Chapter 11: Non-electoral participation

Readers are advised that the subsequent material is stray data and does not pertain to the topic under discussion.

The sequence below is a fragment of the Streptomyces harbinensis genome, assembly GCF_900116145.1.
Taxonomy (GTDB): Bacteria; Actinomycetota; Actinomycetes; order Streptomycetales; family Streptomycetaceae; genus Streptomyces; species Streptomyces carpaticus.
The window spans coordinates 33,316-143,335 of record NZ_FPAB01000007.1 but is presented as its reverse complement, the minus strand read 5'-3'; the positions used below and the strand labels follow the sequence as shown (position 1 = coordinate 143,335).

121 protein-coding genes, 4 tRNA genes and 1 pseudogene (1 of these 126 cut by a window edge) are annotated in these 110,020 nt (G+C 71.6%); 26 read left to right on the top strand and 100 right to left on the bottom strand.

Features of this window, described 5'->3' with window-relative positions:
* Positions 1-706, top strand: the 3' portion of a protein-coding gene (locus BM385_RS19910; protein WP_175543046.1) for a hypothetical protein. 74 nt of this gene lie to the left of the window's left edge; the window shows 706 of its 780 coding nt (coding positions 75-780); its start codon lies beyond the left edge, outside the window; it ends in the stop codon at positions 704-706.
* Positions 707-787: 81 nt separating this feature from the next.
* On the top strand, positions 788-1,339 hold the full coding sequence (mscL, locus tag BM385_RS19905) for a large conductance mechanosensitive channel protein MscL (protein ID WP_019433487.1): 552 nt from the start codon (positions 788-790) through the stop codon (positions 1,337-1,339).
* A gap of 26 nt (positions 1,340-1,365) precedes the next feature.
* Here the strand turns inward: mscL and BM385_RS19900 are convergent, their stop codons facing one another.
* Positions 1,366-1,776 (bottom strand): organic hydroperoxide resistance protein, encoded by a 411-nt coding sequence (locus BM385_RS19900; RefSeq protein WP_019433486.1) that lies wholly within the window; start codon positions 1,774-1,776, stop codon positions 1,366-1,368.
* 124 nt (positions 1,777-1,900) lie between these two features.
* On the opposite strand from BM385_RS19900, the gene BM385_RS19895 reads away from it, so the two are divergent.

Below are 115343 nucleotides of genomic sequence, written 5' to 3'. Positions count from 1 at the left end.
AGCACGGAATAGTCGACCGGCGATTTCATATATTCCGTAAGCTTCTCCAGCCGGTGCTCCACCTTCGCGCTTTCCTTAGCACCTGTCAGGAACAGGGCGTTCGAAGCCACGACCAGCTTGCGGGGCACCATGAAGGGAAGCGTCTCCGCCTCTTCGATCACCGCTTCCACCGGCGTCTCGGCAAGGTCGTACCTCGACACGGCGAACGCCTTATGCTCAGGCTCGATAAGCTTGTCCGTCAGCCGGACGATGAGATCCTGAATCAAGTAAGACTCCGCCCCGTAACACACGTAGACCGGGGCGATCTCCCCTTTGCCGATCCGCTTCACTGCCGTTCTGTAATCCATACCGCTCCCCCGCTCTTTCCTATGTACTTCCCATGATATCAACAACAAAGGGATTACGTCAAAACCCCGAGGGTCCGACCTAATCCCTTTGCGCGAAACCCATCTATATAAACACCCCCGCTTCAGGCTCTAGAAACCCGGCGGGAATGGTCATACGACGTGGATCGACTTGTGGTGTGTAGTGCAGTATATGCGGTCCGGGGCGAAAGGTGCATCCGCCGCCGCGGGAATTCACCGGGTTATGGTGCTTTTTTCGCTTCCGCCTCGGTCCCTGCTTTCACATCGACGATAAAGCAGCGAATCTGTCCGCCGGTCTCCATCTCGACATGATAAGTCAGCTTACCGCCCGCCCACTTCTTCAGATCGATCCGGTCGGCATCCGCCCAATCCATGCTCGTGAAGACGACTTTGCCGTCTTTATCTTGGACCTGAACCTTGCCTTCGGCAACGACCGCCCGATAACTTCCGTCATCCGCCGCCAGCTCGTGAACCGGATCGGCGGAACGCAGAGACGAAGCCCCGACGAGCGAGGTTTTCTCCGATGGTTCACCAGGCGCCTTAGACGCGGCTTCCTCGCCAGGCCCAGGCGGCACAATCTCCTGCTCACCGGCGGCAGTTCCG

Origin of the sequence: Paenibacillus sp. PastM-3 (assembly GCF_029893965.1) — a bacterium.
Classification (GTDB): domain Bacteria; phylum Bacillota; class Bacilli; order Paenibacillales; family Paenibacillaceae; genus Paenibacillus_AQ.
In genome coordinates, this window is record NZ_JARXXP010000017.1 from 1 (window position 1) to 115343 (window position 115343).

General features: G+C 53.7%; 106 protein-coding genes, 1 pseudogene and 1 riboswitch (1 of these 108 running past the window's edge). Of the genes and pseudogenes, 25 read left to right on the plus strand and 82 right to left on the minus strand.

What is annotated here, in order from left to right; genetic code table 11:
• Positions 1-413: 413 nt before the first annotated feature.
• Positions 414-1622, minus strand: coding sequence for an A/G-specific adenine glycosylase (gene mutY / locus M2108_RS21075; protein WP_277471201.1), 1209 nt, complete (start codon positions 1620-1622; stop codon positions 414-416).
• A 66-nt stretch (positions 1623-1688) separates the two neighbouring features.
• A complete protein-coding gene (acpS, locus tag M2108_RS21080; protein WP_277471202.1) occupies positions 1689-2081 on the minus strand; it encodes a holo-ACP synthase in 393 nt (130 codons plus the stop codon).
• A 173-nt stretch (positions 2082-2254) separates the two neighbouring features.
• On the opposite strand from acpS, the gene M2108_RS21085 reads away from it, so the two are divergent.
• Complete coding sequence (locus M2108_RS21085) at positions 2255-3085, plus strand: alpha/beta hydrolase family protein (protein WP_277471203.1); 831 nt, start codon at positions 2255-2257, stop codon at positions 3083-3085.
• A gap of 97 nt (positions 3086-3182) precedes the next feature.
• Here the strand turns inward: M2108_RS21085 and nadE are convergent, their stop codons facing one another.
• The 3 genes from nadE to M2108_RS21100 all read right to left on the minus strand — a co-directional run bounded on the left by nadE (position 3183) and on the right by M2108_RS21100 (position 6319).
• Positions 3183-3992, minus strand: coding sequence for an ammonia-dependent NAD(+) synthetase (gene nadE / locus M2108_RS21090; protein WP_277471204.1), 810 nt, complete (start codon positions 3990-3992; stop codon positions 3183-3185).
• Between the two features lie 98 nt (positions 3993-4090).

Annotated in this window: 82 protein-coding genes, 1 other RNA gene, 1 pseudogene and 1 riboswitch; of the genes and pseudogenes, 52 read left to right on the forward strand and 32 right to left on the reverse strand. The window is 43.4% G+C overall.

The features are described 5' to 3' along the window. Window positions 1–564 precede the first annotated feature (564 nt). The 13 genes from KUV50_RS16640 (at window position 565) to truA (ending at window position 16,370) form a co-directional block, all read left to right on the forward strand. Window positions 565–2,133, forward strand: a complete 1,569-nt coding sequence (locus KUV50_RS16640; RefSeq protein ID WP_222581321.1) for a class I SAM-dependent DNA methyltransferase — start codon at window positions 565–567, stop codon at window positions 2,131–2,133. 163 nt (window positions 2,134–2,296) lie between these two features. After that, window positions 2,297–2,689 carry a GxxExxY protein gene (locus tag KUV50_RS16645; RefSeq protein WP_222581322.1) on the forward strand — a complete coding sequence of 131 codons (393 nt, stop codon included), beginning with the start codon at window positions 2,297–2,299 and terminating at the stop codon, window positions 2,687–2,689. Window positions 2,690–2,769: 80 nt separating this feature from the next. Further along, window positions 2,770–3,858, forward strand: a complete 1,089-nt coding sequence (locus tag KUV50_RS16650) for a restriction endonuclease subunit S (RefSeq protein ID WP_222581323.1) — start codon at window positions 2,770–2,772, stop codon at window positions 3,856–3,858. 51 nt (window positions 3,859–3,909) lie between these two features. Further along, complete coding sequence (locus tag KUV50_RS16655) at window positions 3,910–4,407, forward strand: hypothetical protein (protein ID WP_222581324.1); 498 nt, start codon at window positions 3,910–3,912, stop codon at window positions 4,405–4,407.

Competitive elections may be a necessary and – if for no other reason than their widespread use – a defining institution of modern democracy. Nevertheless, elections constitute a weak and, in the eyes of many, insufficient condition for a fuller realization of the democratic ideal for several reasons. From a developmental perspective participatory democratic theorists argue that democracy requires more than just intermittent involvement of the public in elections arranged to select political leaders. Benjamin Barber, for example, characterizes voting as the ‘least significant act of citizenship in a democracy’ (1984: 187). In Barber’s view ‘strong democracy’ should imply continual, on-going involvement in a variety of political activities. Such a view is shared by others (e.g. Bachrach & Botwinick 1992; Berry et al. 1993; Fung 2004; Mansbridge 1980; Pateman 1970), the argument often resting on the idea that political participation is important not only as a means for influencing policy making, but every bit as much because it contributes to the development and self-realization of the individual, an idea that in various forms was put forward earlier by such thinkers as Rousseau, Mill and Dewey among others (Dewey 1961; Mill 1880; Rousseau 1996). Different forms of political involvement – voting as well as other activities – offer a ‘school in democracy’ which provide people with opportunities to learn the rules of democracy and to see more clearly interrelationships that are likely to exist between personal and collective interests.
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